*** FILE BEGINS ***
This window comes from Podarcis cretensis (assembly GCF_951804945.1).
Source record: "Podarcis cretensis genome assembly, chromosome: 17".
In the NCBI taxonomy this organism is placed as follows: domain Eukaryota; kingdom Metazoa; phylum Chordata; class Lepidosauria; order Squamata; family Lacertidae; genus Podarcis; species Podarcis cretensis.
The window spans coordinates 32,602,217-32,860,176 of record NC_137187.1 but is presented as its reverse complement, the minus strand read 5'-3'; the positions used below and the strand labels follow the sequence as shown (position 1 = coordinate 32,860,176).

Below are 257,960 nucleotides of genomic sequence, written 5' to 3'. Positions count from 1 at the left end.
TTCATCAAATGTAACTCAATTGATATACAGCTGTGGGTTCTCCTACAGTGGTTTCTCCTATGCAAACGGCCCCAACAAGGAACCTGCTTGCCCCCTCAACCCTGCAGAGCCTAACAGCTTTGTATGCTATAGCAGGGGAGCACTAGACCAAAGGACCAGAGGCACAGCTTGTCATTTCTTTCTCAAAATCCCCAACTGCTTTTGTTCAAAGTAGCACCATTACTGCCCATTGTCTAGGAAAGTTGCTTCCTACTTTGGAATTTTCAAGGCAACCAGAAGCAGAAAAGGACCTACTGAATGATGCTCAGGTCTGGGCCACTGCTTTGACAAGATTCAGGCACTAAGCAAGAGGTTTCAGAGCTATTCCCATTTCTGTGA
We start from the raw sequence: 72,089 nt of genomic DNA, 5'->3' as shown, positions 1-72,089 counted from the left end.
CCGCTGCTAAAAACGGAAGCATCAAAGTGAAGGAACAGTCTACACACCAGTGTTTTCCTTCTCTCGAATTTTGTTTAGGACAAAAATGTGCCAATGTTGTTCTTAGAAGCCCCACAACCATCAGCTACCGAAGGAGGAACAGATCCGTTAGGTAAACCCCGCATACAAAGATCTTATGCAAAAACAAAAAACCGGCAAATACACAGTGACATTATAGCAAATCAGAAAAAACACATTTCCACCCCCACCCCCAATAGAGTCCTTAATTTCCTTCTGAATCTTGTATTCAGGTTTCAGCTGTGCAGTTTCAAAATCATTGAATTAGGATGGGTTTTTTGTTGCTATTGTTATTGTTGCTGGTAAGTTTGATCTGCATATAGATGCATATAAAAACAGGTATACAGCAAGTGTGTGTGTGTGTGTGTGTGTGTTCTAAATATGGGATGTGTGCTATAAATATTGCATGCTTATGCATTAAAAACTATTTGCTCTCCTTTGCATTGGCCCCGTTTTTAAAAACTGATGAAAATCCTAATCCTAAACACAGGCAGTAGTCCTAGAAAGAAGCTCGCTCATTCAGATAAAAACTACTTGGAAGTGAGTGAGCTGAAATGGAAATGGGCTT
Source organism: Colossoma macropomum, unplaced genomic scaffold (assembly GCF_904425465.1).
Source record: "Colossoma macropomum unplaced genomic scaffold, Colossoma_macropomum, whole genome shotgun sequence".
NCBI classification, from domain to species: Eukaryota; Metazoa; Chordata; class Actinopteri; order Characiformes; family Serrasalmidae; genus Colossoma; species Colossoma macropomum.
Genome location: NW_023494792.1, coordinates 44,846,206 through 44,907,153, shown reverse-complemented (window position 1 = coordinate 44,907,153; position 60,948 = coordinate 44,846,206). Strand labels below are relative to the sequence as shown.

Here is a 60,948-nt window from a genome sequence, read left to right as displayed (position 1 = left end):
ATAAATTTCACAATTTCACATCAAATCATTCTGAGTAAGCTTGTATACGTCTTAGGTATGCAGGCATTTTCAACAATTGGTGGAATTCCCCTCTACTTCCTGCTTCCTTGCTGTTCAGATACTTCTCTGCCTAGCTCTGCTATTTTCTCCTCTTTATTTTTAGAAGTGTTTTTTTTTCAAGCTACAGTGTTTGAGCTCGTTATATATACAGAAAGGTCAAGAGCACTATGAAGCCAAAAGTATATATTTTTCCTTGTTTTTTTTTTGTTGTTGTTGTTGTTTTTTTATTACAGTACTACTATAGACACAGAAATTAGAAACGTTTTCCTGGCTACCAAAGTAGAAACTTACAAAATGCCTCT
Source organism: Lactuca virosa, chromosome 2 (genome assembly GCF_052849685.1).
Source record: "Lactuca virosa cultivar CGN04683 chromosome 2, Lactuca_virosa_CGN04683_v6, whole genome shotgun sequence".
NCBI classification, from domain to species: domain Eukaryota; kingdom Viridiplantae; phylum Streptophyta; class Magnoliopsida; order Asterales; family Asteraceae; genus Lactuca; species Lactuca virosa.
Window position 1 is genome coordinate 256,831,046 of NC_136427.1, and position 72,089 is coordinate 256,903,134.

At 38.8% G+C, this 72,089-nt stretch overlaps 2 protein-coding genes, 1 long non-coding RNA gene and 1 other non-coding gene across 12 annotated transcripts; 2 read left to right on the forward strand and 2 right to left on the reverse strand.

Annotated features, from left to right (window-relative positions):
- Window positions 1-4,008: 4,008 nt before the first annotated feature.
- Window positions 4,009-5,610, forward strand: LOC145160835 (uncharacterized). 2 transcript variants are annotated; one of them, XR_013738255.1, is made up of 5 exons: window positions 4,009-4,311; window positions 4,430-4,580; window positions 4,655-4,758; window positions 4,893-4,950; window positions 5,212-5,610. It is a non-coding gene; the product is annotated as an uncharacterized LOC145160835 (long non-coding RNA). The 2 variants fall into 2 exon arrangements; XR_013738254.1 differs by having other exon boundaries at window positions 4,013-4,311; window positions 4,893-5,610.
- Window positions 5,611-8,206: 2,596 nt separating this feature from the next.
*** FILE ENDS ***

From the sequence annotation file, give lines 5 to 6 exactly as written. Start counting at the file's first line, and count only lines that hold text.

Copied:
Below are 257,960 nucleotides of genomic sequence, written 5' to 3'. Positions count from 1 at the left end.
TTCATCAAATGTAACTCAATTGATATACAGCTGTGGGTTCTCCTACAGTGGTTTCTCCTATGCAAACGGCCCCAACAAGGAACCTGCTTGCCCCCTCAACCCTGCAGAGCCTAACAGCTTTGTATGCTATAGCAGGGGAGCACTAGACCAAAGGACCAGAGGCACAGCTTGTCATTTCTTTCTCAAAATCCCCAACTGCTTTTGTTCAAAGTAGCACCATTACTGCCCATTGTCTAGGAAAGTTGCTTCCTACTTTGGAATTTTCAAGGCAACCAGAAGCAGAAAAGGACCTACTGAATGATGCTCAGGTCTGGGCCACTGCTTTGACAAGATTCAGGCACTAAGCAAGAGGTTTCAGAGCTATTCCCATTTCTGTGA